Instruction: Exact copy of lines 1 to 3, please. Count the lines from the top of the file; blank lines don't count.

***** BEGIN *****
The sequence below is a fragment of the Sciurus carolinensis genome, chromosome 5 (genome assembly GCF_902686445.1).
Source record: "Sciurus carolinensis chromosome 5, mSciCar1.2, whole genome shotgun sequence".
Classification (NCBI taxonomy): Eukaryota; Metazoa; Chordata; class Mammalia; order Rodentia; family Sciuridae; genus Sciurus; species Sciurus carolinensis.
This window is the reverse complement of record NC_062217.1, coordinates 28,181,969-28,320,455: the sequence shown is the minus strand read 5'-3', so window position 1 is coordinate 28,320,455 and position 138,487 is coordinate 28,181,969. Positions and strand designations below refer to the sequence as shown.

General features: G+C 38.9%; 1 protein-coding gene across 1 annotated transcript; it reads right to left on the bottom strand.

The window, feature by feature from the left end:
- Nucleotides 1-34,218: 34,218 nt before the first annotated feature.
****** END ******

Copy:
The sequence below is a fragment of the Sciurus carolinensis genome, chromosome 5 (genome assembly GCF_902686445.1).
Source record: "Sciurus carolinensis chromosome 5, mSciCar1.2, whole genome shotgun sequence".
Classification (NCBI taxonomy): Eukaryota; Metazoa; Chordata; class Mammalia; order Rodentia; family Sciuridae; genus Sciurus; species Sciurus carolinensis.